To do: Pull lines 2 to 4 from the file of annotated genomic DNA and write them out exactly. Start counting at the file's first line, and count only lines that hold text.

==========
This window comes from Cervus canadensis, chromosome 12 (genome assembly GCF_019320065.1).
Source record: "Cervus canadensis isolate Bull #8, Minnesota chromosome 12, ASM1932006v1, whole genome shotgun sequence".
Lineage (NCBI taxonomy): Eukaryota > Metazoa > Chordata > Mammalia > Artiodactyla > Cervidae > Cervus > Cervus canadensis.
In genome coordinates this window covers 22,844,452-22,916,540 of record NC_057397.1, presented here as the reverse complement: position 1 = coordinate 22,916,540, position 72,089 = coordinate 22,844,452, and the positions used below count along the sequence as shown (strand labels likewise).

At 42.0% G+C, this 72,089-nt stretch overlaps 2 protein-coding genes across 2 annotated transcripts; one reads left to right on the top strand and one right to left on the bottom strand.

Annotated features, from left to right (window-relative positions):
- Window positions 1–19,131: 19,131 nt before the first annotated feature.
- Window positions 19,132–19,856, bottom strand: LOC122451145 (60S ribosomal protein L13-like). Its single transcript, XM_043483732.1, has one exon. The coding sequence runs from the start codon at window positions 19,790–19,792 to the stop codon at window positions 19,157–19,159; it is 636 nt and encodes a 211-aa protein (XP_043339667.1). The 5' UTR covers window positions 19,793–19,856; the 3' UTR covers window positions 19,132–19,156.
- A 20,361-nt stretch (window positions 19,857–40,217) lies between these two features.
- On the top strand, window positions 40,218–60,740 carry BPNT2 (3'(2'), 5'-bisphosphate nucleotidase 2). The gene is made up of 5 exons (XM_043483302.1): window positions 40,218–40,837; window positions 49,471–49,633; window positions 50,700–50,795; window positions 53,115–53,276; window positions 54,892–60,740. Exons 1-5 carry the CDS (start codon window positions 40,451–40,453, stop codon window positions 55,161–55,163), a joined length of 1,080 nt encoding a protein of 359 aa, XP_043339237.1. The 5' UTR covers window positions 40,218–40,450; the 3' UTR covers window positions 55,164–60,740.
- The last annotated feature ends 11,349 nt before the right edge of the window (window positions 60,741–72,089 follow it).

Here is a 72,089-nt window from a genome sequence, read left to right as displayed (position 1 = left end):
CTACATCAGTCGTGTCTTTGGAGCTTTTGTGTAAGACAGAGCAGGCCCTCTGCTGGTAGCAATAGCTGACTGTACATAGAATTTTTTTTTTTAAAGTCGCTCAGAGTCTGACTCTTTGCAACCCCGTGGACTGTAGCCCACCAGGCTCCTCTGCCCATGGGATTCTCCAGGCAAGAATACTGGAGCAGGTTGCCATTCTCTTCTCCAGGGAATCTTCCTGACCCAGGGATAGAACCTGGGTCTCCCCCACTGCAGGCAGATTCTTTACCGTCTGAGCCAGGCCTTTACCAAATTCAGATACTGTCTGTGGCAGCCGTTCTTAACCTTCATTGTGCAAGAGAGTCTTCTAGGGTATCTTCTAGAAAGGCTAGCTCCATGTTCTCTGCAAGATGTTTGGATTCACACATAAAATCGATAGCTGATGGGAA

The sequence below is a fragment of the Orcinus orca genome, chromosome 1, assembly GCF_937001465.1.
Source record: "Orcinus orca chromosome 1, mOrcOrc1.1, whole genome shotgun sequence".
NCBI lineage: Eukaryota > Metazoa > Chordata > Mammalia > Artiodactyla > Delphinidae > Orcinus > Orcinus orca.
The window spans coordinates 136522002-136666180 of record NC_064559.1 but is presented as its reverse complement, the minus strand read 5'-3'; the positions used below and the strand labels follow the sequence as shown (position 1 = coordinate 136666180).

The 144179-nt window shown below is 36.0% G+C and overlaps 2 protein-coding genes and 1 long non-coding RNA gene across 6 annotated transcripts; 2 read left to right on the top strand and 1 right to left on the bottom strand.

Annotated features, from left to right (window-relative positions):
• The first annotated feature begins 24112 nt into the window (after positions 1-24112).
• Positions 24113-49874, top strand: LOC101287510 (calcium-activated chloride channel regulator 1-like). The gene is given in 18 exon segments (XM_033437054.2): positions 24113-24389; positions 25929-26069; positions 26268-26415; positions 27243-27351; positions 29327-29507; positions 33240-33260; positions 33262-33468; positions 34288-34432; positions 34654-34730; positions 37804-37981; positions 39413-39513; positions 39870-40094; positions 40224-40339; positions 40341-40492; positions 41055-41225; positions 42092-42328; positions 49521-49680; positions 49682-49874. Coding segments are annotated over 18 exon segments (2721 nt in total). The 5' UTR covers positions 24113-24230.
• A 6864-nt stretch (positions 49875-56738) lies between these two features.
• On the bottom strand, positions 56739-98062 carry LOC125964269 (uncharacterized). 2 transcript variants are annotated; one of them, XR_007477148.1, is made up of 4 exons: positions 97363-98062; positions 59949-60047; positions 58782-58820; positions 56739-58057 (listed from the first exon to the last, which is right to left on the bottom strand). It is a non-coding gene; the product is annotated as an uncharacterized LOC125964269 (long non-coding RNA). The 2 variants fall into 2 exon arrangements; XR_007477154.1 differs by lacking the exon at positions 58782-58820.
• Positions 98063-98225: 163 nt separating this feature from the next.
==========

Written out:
Source record: "Cervus canadensis isolate Bull #8, Minnesota chromosome 12, ASM1932006v1, whole genome shotgun sequence".
Lineage (NCBI taxonomy): Eukaryota > Metazoa > Chordata > Mammalia > Artiodactyla > Cervidae > Cervus > Cervus canadensis.
In genome coordinates this window covers 22,844,452-22,916,540 of record NC_057397.1, presented here as the reverse complement: position 1 = coordinate 22,916,540, position 72,089 = coordinate 22,844,452, and the positions used below count along the sequence as shown (strand labels likewise).